Susan and David's Excellent Adventure
A 20th Anniversary in Trinidad and Tobago

We spent our 20th wedding anniversary visiting the islands of the Republic of Trinidad and Tobago, in the West Indies. We stayed at the Asa Wright Nature Centre in Trinidad and at the Blue Waters Inn on Tobago. Here are a few scenes from our visit:

A view of our cabin at Asa Wright - we had a Tufted Coquette (hummingbird) feeding on the flowers just outside.

Here is the view from the veranda of the main building at Asa Wright.

The various feeders just outside the veranda can get quite active. The scene below includes Banaquits, male and female White-lined Tanagers, male Green Honeycreepers, and male and female Purple Honeycreepers.

At times the action can get very intense. They have something of a Banaquit overpopulation situation.

We loved the honeycreepers. Check out the bright yellow legs on the male Purple Honeycreepers!

The feeders also attract the large and raucous Crested Oropendolas

and lots of hummingbirds, including this White-necked Jacobin.

Trinidad has 60 species of bats and the feeders attracted some of these too.

Spilled food under the feeders attracted Agoutis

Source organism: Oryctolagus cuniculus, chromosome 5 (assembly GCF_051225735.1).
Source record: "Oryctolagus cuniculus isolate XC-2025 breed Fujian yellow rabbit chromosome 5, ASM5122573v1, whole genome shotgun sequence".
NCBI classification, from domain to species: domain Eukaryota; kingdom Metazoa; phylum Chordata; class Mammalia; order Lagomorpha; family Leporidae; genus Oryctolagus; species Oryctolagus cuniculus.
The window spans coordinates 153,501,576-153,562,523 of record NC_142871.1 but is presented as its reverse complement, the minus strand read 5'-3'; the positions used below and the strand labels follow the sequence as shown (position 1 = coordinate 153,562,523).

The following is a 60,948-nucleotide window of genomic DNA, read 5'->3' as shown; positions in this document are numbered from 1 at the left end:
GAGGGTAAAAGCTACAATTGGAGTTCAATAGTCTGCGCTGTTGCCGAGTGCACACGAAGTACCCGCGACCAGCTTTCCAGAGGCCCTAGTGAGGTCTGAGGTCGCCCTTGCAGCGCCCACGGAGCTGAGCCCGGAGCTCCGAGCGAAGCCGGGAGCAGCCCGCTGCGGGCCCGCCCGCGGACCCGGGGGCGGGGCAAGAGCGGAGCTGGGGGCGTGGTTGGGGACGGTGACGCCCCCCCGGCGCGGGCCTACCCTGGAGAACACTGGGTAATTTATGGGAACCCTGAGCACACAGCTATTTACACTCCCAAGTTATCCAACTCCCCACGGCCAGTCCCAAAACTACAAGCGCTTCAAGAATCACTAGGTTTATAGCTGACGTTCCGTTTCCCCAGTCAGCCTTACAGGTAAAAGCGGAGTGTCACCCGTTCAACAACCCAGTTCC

and Tegus.

Other birds we saw on the Asa Wright property included this Common Potoo, trying to mimic a dead branch as a daytime roost

and these Oilbirds. Oilbirds are the only nocturnal, fruit-eating birds in the world. They roost and nest in caves. Very peculiar birds. This photo was taken using flashlight illumination.

One of the few snakes we saw was this tree boa sleeping in a mangrove.

On Tobago, we stayed at the Blue Waters Inn

right on the beach at Batteaux Bay.

On the beach there were crabs like this one cleaning out his burrow.

Aside from eating, swimming, and snorkeling, we (of course) did some birding. The emblem of the Inn is the Blue-crowned Motmot, a bird that is common on both islands.

On one of our excursions, we got great looks at a male Collared Trogon

and a Southern Lapwing.

Of course, there were plenty of birds in the vicinity of the Inn, including Ruddy Turnstones running around in the bar,

the Blue and Yellow Macaw that lives on the property (sadly, extirpated in the wild),

and the noisy and plentiful Rufous-vented Chachalacas.

We had a great time, saw over 140 species of birds, and returned happy and healthy and reasonably relaxed. We can hardly wait to go back.


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